not as great as some claimed 9 April 2013
By joe - Published on Amazon.com
Format: Paperback
I read somebody recommend this book and compare with Effective Java and Java Concurrency in Practice, so I started to read it. I am into chapter 3 now and found it is definitely NOT in the same tier with other two. The writing quality (especially in terms of being coherent to a theme, and explaining well what needs to be explained) is far inferior. It is still a book worth reading, but not as valuable as a classic.
7 of 8 people found the following review helpful
Must read for any Java programmer 14 Mar 2012
By Amazon Customer - Published on Amazon.com
Format: Paperback
The authors have spent an enormous amount of time and effort putting together a comprehensive and very thorough book on Java internals. I have read a similar book on C++ called the C++ Object Model, and have been waiting for a Java equivalent for years.

The book starts with the "basics" - which is considered advanced by many other texts, and covers system monitoring. Think of an entire book on system monitoring summarized in one chapter. You will know everything you need to know as a programmer about how to monitor and detect issues with your environment. The fun starts in chapter 3 with an overview of JVM and the VM's internals - including basics of memory management, process management, thread management, etc. Different types of Garbage collectors are then covered in detail; how they work, how objects are cleaned up, how objects are promoted, etc. By the end of this chapter, you will know GC. There is more, much more, but chapter 3 is a definite favorite.

There are many causes of application's performance issues, the authors spend chapter 6 on how to profile an application and how to actually detect whether GC is the issue. It could be IO, or your choice of a bad data structure, etc. The point is, there are options available to you as a programmer and you will know how to at least check if not fix the major and most common performance issues.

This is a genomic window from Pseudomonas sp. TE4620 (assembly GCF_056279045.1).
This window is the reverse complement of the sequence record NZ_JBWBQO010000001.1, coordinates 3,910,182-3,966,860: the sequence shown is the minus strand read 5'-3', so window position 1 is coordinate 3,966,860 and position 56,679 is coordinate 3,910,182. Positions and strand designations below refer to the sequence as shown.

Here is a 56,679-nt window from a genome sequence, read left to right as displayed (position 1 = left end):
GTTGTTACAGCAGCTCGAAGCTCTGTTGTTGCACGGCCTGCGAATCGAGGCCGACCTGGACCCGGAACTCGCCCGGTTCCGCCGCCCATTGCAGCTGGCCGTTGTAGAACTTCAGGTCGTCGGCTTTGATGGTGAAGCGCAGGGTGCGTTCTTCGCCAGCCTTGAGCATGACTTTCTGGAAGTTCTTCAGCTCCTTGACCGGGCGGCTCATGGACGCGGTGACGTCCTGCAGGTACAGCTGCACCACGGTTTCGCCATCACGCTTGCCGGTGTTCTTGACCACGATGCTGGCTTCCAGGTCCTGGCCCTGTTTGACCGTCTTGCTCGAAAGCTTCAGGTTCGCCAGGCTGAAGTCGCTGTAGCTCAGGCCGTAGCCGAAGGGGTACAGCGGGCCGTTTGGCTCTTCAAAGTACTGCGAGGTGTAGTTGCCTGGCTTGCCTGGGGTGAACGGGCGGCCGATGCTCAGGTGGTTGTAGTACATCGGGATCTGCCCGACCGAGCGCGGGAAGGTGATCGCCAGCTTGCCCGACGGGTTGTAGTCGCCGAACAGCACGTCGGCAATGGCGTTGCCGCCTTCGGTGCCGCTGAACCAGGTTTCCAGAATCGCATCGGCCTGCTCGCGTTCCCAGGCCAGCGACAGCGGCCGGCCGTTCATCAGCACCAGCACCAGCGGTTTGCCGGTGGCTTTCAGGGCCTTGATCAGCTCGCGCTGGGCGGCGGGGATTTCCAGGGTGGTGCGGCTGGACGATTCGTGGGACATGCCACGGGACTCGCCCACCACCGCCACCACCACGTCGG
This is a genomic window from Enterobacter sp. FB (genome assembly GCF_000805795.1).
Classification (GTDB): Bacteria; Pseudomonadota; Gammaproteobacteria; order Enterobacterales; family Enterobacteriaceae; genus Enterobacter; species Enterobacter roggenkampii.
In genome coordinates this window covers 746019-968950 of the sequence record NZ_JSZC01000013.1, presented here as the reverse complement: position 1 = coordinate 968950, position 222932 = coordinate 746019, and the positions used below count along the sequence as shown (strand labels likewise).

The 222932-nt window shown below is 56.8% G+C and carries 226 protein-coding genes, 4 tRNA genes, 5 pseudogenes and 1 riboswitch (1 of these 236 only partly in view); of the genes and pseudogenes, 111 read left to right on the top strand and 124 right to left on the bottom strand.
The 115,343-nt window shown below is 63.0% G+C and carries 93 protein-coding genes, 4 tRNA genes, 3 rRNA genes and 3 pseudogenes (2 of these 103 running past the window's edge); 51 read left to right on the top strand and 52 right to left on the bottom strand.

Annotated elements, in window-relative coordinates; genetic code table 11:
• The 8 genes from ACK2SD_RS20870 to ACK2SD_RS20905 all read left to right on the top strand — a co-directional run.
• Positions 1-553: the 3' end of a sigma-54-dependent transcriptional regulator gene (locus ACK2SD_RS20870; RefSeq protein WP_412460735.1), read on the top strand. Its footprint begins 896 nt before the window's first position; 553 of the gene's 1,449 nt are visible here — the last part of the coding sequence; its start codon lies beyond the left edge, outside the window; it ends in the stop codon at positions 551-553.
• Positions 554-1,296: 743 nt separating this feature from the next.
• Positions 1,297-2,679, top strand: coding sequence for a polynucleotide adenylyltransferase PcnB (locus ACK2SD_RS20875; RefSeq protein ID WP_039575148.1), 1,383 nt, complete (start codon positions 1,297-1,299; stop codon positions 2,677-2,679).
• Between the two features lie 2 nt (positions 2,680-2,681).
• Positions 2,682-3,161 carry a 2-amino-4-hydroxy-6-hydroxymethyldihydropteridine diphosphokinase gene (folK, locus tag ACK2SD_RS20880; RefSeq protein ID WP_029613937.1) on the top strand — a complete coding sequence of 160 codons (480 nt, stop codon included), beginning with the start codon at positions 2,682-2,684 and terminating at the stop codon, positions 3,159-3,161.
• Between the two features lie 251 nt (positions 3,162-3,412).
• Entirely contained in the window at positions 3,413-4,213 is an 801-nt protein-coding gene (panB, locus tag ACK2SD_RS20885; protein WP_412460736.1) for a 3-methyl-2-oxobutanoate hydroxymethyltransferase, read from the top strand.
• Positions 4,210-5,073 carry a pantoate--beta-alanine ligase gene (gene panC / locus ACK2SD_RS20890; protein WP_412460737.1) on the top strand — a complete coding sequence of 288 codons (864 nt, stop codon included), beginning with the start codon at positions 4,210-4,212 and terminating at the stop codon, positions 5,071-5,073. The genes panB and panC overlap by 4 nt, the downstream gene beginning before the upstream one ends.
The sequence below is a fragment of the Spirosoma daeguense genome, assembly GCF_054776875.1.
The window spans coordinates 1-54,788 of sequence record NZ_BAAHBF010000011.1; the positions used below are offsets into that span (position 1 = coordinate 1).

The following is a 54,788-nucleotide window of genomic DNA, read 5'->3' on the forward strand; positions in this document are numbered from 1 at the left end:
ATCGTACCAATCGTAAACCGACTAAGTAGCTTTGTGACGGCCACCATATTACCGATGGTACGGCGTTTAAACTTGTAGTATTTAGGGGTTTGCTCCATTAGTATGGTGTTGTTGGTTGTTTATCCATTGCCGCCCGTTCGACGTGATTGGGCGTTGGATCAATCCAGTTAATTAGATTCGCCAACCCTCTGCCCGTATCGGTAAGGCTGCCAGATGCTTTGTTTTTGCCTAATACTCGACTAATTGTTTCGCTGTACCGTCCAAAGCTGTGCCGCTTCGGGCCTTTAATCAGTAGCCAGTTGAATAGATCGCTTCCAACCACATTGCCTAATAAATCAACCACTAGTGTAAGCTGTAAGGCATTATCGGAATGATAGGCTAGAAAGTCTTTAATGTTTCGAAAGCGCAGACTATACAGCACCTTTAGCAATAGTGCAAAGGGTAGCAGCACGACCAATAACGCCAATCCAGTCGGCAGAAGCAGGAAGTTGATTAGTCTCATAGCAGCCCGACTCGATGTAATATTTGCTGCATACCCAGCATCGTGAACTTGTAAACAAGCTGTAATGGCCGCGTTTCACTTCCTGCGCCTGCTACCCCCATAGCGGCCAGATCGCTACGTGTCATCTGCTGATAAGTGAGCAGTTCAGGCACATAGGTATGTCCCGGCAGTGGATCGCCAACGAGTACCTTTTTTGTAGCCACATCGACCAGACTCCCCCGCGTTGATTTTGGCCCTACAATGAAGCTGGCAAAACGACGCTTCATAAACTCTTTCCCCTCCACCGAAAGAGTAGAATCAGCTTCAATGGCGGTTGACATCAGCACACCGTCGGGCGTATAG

After the application, it is time for tuning the JVM. The Java VM has added many bells and whistles over the years to help you tune how it behaves under certain scenarios. These options are explained, and examples are shown to aid you with the learning process.

With the growth and penetration of multi-threaded applications mostly due to multicore systems, your know-how will be helpful in benchmarking and detecting performance issues. Examples are depicted throughout the chapter to show the output from tuning and changing options.

The following couple of chapters are dedicated to java web applications including SOA, EJB, and general Web services. A section called "Factors that Affect Web Service Performance" goes into great detail, and covers the topic extremely well.

The summary of all the JVM commands end the book - each with fairly detailed explanation.

You cannot call yourself a Java "expert" unless you have read this book cover-to-cover. In fact, if the terms Eden Space, survivor space, minor GC, Full GC, Concurrent GC and many more until now obscure terms make you scratch your head, you need to read this book.
14 of 19 people found the following review helpful
lacks supportive data to corroborate the theories 20 Jan 2013
By j.p.s. - Published on Amazon.com
Format: Paperback
This book is essentially a compilation of all internal product documentations and freely available online tutorials without good examples to corroborate the theories presented throughout the book. It discusses JVM tuning as an infinite set of variables, which look more like infinite variety and challenges to the reader than anything concrete and useful. It is an "okay" book if you just want to "read" about Java performance, but if you have a real project and a real Java performance issue to deal with, you'll have to try out all the permutations and find out yourself which ones are helpful and which ones are not - only if you have infinite amount of time to do so. In reality, sometimes we just want to get a Java performance issue resolved as quickly as possible so that we can move on to the next task on our busy agenda. This book has clearly failed to meet the basic criterion of being data-driven to be a practical, useful guide to helping readers resolve their Java performance issues they encounter with their projects. I hope the lead author can help improve it if he gets a chance to update this book in future.